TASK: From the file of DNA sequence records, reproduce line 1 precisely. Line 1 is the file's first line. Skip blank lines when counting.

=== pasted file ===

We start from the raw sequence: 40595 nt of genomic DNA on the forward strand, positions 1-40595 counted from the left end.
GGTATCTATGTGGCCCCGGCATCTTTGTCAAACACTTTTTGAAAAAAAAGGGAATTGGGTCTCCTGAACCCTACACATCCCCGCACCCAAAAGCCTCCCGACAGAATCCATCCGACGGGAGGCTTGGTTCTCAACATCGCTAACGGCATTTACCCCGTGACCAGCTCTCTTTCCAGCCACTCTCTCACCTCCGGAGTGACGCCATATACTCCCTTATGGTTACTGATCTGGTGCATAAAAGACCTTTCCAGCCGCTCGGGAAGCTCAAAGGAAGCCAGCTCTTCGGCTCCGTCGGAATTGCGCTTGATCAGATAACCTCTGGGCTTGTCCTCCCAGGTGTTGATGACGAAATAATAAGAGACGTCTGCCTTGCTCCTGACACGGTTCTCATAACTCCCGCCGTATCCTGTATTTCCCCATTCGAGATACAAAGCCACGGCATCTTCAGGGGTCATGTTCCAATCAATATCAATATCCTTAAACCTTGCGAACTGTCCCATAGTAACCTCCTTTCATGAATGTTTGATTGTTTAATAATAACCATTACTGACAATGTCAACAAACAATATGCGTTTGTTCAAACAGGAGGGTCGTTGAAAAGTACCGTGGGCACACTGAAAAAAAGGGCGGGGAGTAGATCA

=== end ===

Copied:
We start from the raw sequence: 40595 nt of genomic DNA on the forward strand, positions 1-40595 counted from the left end.